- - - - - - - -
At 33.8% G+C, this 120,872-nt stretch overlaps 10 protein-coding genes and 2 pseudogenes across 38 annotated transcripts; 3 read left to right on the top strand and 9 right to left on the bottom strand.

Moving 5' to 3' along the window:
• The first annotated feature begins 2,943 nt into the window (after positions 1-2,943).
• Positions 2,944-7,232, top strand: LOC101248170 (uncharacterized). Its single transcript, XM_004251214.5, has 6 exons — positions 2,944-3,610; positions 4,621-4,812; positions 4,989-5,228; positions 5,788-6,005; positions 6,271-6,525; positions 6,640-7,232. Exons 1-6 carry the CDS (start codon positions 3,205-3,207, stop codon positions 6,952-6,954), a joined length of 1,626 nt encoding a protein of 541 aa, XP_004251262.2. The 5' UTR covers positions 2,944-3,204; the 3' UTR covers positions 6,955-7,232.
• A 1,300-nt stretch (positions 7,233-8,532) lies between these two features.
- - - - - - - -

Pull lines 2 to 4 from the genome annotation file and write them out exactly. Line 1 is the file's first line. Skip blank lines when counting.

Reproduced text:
Moving 5' to 3' along the window:
• The first annotated feature begins 2,943 nt into the window (after positions 1-2,943).
• Positions 2,944-7,232, top strand: LOC101248170 (uncharacterized). Its single transcript, XM_004251214.5, has 6 exons — positions 2,944-3,610; positions 4,621-4,812; positions 4,989-5,228; positions 5,788-6,005; positions 6,271-6,525; positions 6,640-7,232. Exons 1-6 carry the CDS (start codon positions 3,205-3,207, stop codon positions 6,952-6,954), a joined length of 1,626 nt encoding a protein of 541 aa, XP_004251262.2. The 5' UTR covers positions 2,944-3,204; the 3' UTR covers positions 6,955-7,232.